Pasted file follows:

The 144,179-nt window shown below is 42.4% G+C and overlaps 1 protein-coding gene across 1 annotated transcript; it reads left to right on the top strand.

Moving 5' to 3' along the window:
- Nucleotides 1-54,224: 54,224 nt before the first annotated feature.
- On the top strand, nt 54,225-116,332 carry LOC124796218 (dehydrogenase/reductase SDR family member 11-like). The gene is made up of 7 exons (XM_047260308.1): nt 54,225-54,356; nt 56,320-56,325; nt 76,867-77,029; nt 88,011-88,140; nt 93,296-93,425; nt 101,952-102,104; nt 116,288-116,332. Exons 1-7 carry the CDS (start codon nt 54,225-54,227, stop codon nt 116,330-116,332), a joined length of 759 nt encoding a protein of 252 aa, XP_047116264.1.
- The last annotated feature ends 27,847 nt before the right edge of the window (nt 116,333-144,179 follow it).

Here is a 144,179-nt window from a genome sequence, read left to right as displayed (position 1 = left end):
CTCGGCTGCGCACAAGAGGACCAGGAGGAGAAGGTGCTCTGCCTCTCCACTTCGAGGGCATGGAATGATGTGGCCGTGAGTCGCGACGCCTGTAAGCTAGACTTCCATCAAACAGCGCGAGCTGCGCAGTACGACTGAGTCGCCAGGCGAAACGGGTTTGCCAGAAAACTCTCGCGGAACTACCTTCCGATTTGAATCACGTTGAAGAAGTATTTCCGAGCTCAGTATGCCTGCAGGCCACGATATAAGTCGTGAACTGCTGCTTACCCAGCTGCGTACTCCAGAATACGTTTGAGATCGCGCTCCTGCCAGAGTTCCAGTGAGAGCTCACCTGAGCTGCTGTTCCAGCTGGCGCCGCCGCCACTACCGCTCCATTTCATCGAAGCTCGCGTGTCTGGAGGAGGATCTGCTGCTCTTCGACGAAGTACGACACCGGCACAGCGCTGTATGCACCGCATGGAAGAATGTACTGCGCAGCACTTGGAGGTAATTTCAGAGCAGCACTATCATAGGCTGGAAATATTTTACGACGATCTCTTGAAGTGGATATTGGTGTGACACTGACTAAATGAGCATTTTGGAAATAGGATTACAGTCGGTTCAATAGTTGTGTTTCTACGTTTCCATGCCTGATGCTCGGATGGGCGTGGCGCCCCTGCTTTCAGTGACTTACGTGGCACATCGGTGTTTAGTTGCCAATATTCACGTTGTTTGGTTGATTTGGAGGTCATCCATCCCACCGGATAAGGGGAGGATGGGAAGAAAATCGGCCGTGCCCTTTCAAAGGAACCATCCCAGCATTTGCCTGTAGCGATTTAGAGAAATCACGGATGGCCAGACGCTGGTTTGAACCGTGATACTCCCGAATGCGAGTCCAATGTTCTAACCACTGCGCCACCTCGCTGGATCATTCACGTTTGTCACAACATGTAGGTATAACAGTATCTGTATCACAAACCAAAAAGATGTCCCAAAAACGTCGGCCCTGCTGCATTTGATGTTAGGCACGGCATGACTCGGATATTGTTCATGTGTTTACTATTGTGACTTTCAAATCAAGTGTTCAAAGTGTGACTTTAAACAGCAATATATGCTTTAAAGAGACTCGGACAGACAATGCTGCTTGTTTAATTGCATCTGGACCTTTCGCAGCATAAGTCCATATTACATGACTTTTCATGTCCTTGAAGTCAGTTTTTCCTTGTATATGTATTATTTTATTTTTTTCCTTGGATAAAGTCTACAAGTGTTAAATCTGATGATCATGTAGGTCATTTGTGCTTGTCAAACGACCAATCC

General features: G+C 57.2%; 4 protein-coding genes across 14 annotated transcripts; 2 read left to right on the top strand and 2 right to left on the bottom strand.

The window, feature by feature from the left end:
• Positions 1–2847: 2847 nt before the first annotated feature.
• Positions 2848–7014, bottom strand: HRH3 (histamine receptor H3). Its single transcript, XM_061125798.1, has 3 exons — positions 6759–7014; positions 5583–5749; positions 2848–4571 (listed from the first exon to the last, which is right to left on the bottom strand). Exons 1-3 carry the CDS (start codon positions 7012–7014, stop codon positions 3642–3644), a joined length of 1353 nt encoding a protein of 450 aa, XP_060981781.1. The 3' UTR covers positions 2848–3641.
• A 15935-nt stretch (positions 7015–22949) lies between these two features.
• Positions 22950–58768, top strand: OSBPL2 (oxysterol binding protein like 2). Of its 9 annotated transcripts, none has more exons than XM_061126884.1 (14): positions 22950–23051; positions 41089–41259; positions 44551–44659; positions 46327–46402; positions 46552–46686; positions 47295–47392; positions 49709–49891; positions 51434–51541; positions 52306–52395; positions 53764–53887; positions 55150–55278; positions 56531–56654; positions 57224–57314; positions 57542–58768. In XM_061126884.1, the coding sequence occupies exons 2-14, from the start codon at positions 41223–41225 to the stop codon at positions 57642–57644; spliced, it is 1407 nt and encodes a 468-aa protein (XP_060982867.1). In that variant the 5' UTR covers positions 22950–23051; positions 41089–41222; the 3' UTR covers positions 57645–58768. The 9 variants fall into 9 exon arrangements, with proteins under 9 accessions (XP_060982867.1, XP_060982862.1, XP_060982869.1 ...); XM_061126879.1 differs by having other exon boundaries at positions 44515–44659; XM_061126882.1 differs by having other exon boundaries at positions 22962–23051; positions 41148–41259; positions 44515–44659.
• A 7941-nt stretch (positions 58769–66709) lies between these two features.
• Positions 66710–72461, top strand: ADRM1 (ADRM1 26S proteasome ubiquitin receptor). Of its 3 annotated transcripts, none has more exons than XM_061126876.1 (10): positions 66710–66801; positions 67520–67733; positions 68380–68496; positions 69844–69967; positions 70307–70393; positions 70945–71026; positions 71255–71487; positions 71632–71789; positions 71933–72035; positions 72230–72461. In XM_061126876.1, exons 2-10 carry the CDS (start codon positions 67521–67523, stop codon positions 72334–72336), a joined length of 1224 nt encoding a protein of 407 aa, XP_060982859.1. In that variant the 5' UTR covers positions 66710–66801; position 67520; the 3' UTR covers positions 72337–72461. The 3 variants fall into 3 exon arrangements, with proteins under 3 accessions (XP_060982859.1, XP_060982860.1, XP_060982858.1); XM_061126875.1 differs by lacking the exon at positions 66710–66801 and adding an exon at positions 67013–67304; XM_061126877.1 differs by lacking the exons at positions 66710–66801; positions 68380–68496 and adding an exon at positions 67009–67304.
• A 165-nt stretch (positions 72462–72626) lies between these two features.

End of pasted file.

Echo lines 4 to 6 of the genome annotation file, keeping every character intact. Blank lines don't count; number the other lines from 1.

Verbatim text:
- On the top strand, nt 54,225-116,332 carry LOC124796218 (dehydrogenase/reductase SDR family member 11-like). The gene is made up of 7 exons (XM_047260308.1): nt 54,225-54,356; nt 56,320-56,325; nt 76,867-77,029; nt 88,011-88,140; nt 93,296-93,425; nt 101,952-102,104; nt 116,288-116,332. Exons 1-7 carry the CDS (start codon nt 54,225-54,227, stop codon nt 116,330-116,332), a joined length of 759 nt encoding a protein of 252 aa, XP_047116264.1.
- The last annotated feature ends 27,847 nt before the right edge of the window (nt 116,333-144,179 follow it).

Here is a 144,179-nt window from a genome sequence, read left to right as displayed (position 1 = left end):